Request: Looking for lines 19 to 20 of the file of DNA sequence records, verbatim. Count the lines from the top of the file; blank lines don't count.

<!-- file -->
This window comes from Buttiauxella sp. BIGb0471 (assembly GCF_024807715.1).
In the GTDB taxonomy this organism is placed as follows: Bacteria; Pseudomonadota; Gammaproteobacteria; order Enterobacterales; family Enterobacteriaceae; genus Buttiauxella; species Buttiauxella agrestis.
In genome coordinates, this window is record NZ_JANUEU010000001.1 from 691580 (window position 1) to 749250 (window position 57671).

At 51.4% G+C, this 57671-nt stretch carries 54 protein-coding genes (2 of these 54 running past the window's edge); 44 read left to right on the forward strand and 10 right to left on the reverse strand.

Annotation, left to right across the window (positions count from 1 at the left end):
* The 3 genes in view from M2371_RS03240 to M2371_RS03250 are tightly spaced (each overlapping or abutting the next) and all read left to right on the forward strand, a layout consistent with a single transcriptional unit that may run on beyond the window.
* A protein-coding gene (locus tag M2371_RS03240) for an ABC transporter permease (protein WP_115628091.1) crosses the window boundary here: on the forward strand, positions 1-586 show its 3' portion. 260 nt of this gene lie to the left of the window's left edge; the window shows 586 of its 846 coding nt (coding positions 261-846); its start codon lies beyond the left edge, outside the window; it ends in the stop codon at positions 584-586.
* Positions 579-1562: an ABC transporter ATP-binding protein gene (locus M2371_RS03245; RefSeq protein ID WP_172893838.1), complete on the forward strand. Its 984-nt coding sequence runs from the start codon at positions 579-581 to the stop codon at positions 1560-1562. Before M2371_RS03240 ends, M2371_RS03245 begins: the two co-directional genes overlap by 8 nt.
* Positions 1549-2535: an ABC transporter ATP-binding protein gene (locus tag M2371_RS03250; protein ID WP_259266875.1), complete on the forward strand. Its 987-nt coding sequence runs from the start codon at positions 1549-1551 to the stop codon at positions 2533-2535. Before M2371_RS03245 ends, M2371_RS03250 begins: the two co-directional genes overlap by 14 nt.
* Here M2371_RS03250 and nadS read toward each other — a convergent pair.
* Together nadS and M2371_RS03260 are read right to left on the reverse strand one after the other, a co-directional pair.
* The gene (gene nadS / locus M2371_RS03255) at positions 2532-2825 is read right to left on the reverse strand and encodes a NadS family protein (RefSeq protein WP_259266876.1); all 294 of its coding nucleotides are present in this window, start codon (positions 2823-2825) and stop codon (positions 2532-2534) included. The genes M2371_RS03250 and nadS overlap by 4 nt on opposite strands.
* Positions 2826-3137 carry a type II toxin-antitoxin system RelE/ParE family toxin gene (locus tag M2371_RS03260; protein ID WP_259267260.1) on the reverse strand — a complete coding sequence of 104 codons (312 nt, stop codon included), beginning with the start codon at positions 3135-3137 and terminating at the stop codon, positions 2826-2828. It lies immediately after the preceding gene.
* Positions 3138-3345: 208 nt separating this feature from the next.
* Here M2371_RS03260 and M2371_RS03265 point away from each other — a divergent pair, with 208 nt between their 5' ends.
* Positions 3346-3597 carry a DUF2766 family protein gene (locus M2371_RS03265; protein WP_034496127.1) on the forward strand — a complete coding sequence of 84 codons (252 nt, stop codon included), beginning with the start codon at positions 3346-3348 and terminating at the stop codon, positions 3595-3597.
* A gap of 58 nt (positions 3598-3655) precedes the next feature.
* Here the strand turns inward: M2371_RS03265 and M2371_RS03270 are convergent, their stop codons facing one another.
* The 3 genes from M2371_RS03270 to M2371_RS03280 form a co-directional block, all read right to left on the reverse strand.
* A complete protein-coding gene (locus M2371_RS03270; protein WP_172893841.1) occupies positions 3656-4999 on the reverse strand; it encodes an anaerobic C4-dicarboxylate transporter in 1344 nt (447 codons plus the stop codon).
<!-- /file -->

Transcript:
* The 3 genes from M2371_RS03270 to M2371_RS03280 form a co-directional block, all read right to left on the reverse strand.
* A complete protein-coding gene (locus M2371_RS03270; protein WP_172893841.1) occupies positions 3656-4999 on the reverse strand; it encodes an anaerobic C4-dicarboxylate transporter in 1344 nt (447 codons plus the stop codon).